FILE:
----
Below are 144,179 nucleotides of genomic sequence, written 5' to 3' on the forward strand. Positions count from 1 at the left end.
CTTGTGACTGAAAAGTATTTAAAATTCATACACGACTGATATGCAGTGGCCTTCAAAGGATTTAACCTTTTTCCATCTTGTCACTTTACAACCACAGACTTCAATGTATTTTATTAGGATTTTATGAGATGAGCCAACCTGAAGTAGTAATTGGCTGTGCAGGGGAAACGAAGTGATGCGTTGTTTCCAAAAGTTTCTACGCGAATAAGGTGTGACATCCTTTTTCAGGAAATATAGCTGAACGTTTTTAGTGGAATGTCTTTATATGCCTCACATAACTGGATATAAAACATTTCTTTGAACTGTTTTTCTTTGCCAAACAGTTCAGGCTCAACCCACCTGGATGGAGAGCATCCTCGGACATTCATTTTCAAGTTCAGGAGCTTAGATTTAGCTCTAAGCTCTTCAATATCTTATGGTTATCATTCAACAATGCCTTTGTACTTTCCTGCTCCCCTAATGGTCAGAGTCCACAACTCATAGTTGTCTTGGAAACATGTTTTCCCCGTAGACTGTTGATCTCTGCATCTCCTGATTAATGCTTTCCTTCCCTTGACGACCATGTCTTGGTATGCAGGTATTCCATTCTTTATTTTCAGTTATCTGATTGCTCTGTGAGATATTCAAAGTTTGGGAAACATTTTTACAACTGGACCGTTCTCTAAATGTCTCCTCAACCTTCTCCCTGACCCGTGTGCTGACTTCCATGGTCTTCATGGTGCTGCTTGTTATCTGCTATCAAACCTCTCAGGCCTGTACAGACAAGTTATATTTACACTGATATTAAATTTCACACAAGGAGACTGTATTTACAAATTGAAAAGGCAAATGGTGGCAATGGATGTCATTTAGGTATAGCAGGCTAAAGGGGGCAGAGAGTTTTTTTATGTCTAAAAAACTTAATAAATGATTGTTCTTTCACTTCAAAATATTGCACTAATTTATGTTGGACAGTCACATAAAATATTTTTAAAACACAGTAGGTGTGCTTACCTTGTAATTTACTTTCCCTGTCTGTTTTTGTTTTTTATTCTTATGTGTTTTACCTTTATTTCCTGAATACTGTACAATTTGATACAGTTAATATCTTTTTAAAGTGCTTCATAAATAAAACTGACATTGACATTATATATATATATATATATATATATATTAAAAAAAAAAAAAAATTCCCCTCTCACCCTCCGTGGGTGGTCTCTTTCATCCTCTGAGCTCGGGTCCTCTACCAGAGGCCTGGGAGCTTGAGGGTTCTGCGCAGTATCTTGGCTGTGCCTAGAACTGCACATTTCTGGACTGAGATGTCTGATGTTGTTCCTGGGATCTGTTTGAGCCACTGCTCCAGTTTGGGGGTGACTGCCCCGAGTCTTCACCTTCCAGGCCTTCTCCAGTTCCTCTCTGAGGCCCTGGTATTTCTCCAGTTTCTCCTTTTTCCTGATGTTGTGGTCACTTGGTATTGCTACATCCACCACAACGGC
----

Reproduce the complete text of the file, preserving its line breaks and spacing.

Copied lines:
Below are 144,179 nucleotides of genomic sequence, written 5' to 3' on the forward strand. Positions count from 1 at the left end.
CTTGTGACTGAAAAGTATTTAAAATTCATACACGACTGATATGCAGTGGCCTTCAAAGGATTTAACCTTTTTCCATCTTGTCACTTTACAACCACAGACTTCAATGTATTTTATTAGGATTTTATGAGATGAGCCAACCTGAAGTAGTAATTGGCTGTGCAGGGGAAACGAAGTGATGCGTTGTTTCCAAAAGTTTCTACGCGAATAAGGTGTGACATCCTTTTTCAGGAAATATAGCTGAACGTTTTTAGTGGAATGTCTTTATATGCCTCACATAACTGGATATAAAACATTTCTTTGAACTGTTTTTCTTTGCCAAACAGTTCAGGCTCAACCCACCTGGATGGAGAGCATCCTCGGACATTCATTTTCAAGTTCAGGAGCTTAGATTTAGCTCTAAGCTCTTCAATATCTTATGGTTATCATTCAACAATGCCTTTGTACTTTCCTGCTCCCCTAATGGTCAGAGTCCACAACTCATAGTTGTCTTGGAAACATGTTTTCCCCGTAGACTGTTGATCTCTGCATCTCCTGATTAATGCTTTCCTTCCCTTGACGACCATGTCTTGGTATGCAGGTATTCCATTCTTTATTTTCAGTTATCTGATTGCTCTGTGAGATATTCAAAGTTTGGGAAACATTTTTACAACTGGACCGTTCTCTAAATGTCTCCTCAACCTTCTCCCTGACCCGTGTGCTGACTTCCATGGTCTTCATGGTGCTGCTTGTTATCTGCTATCAAACCTCTCAGGCCTGTACAGACAAGTTATATTTACACTGATATTAAATTTCACACAAGGAGACTGTATTTACAAATTGAAAAGGCAAATGGTGGCAATGGATGTCATTTAGGTATAGCAGGCTAAAGGGGGCAGAGAGTTTTTTTATGTCTAAAAAACTTAATAAATGATTGTTCTTTCACTTCAAAATATTGCACTAATTTATGTTGGACAGTCACATAAAATATTTTTAAAACACAGTAGGTGTGCTTACCTTGTAATTTACTTTCCCTGTCTGTTTTTGTTTTTTATTCTTATGTGTTTTACCTTTATTTCCTGAATACTGTACAATTTGATACAGTTAATATCTTTTTAAAGTGCTTCATAAATAAAACTGACATTGACATTATATATATATATATATATATATATATTAAAAAAAAAAAAAAATTCCCCTCTCACCCTCCGTGGGTGGTCTCTTTCATCCTCTGAGCTCGGGTCCTCTACCAGAGGCCTGGGAGCTTGAGGGTTCTGCGCAGTATCTTGGCTGTGCCTAGAACTGCACATTTCTGGACTGAGATGTCTGATGTTGTTCCTGGGATCTGTTTGAGCCACTGCTCCAGTTTGGGGGTGACTGCCCCGAGTCTTCACCTTCCAGGCCTTCTCCAGTTCCTCTCTGAGGCCCTGGTATTTCTCCAGTTTCTCCTTTTTCCTGATGTTGTGGTCACTTGGTATTGCTACATCCACCACAACGGC